Sub-theme 17: Organizing Science: The Increasingly Formal Structuring of Academic Research

Richard Whitley
Manchester Business School, University of Manchester, UK
Jochen Gläser
Technical University Berlin, Germany

Call for Papers


The changing governance of the public sciences since World War II has been accompanied by a rapid increase in the types and numbers of formal organizations involved in the production, coordination and evaluation of pubic scientific knowledge. Research organizations themselves have not only grown in numbers but are also more varied in their structures and missions (e.g. Merz & Biniok, 2010), and have formed associations that organize lobbying or collaboration. The partial transition from recurrent to project funding has led to the emergence of funding agencies which channel money from the state or from industry to science (Braun, 1998, Benninghoff & Braun, 2010). In some countries, charities and private foundations have gained an important role in research funding. Science policy making has become based on a larger number of advisory bodies, intermediary and lobby organizations (Van der Meulen & Rip, 1998), and the institutionalisation of evaluations of research performance has given rise to agencies that oversee or conduct evaluations (Whitley & Gläser, 2007). Researchers also make use of commercial organizations, especially publishers (Thompson, 2005) and providers of research equipment, materials, and services (Kleinman, 2003: 93–95). Finally, professional organizations of academics have become more active in both organizing collaboration and communication and lobbying for the interests of researchers (Schofer, 1998; Simpson, 2002).

From the perspective of the production of scientific knowledge, this means that the control over two key processes pertinent to knowledge production – the allocation of resources and of reputations – becomes increasingly formalised. Both the strategic directions of research and the micro-level conditions for individual processes increasingly depend on formalised structures and organizational processes. As a consequence, access to and control of formal organizations becomes crucial for gaining authority over the formulation of research goals and the use that is made of research results. For example, since many organizational decisions depend on scientific judgements, the role of national scientific elites grows even though these elites themselves are not formally organized.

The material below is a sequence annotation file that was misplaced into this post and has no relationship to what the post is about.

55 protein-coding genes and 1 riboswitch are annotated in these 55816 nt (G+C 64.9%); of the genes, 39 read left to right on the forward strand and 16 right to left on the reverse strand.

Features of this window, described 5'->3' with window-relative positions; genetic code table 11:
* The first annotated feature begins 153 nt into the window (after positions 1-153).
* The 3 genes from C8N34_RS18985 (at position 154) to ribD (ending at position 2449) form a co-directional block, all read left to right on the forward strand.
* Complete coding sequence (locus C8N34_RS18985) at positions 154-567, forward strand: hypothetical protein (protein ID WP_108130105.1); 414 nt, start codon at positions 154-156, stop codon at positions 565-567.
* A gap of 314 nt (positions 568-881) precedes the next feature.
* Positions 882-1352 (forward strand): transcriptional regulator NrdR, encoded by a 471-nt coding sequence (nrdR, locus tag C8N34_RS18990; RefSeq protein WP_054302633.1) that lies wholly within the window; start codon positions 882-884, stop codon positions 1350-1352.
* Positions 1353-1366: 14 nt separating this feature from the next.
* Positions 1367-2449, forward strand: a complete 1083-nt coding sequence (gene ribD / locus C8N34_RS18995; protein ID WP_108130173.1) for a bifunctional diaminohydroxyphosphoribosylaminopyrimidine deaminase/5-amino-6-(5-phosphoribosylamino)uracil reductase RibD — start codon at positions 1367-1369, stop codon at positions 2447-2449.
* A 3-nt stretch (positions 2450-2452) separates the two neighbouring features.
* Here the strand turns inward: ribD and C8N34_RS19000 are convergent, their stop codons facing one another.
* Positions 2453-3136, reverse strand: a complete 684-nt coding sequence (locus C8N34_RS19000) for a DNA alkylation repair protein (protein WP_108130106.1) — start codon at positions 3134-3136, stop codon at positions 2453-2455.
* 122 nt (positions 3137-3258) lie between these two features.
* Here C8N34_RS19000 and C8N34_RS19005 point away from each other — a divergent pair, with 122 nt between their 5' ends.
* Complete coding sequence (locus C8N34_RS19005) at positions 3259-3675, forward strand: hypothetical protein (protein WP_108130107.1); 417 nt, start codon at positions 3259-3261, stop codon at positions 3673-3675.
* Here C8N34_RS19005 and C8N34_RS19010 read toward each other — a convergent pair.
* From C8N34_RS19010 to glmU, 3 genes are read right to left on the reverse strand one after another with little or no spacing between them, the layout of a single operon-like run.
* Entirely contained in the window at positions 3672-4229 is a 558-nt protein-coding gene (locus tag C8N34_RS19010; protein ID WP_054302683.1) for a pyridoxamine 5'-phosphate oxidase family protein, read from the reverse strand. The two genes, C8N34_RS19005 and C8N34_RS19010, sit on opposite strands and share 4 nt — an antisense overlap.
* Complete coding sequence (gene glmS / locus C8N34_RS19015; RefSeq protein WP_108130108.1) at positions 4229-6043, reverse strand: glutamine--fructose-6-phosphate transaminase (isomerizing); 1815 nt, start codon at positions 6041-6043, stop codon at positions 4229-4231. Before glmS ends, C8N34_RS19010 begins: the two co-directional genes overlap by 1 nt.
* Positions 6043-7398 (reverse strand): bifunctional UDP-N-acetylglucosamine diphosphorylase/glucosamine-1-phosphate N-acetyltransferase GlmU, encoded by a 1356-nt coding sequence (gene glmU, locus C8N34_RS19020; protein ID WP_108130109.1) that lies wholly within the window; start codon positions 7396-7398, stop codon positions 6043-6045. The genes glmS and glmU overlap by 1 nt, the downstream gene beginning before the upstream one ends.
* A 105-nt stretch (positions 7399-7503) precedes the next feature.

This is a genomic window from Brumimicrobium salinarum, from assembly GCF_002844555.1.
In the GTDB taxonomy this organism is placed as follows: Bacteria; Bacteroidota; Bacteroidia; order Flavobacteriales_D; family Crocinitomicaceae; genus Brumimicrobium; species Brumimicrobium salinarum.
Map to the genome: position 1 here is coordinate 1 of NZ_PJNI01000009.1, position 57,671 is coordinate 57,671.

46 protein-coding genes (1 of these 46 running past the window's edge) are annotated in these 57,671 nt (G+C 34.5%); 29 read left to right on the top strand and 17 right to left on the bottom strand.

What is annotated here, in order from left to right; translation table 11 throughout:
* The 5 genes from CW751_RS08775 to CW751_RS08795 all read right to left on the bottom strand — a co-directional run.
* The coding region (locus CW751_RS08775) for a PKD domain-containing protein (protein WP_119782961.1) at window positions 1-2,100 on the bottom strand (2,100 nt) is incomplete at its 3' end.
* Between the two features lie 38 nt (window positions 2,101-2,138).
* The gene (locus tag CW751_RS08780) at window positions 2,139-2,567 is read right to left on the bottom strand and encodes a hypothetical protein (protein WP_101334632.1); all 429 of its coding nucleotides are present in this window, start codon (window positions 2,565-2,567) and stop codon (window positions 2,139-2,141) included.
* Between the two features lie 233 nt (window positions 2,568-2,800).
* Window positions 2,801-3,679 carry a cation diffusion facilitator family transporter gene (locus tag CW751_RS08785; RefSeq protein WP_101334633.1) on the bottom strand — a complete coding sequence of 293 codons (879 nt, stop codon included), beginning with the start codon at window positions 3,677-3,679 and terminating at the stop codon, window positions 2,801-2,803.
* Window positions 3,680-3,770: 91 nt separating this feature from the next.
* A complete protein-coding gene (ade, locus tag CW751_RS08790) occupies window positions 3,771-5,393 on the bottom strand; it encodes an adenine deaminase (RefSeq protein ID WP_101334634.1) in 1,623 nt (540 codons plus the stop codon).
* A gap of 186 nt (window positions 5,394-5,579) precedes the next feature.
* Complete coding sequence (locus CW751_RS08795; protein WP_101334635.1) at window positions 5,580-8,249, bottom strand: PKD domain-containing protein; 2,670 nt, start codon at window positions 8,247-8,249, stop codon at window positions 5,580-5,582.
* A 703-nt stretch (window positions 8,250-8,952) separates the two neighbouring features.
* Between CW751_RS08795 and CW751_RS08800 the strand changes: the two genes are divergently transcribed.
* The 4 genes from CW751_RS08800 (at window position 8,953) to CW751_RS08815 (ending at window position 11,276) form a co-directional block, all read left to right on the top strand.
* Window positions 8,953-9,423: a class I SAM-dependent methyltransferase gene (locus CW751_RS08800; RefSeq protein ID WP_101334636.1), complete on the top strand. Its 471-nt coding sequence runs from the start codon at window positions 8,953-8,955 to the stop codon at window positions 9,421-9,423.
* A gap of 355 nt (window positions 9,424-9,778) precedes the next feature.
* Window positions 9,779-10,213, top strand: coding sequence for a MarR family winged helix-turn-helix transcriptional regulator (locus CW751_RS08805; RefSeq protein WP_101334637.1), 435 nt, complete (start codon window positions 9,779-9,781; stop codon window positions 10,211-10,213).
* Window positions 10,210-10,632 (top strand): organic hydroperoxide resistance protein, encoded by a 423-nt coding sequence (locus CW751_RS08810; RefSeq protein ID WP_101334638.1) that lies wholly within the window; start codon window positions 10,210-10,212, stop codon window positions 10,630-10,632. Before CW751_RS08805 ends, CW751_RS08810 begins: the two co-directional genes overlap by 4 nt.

The aim of this sub-theme is to synthesize research on the impact of different kinds of formal organizations on the conduct and content of research by focusing on their utilisation for the exercise of authority through resource allocation and reputational processes in the public sciences. While there are case studies on specific organizations in the science such as universities, funding councils, or science policy organizations, the ensemble of formal organizations and the aggregate effects of increasing formalisation on resource and reputational processes have not yet been appreciated by either science studies or organizational sociology. In considering all formal organizations in the public sciences with regard to these functions, which remain implicit in many organizations, this subtheme provides a means of integrating studies in this broad organizational field.

By focusing on processes cutting across all formal organizations in science, the proposal links several points suggested in the call for the 28th EGOS Colloquium in Helsinki. It is the first to treat the public sciences as a 'creative industry', thereby rendering it comparable to other industries studied by organization scholars. By addressing the processes that are central to the openness and innovativeness of the public sciences but are often at best latent in organizational design issues, it also opens a perspective on unintentional consequences of organizational design in the public sciences, especially those linked to design issues of the 'new public management'. Finally, it focuses attention to the link between organizational design and the practices of exercising authority in the public sciences.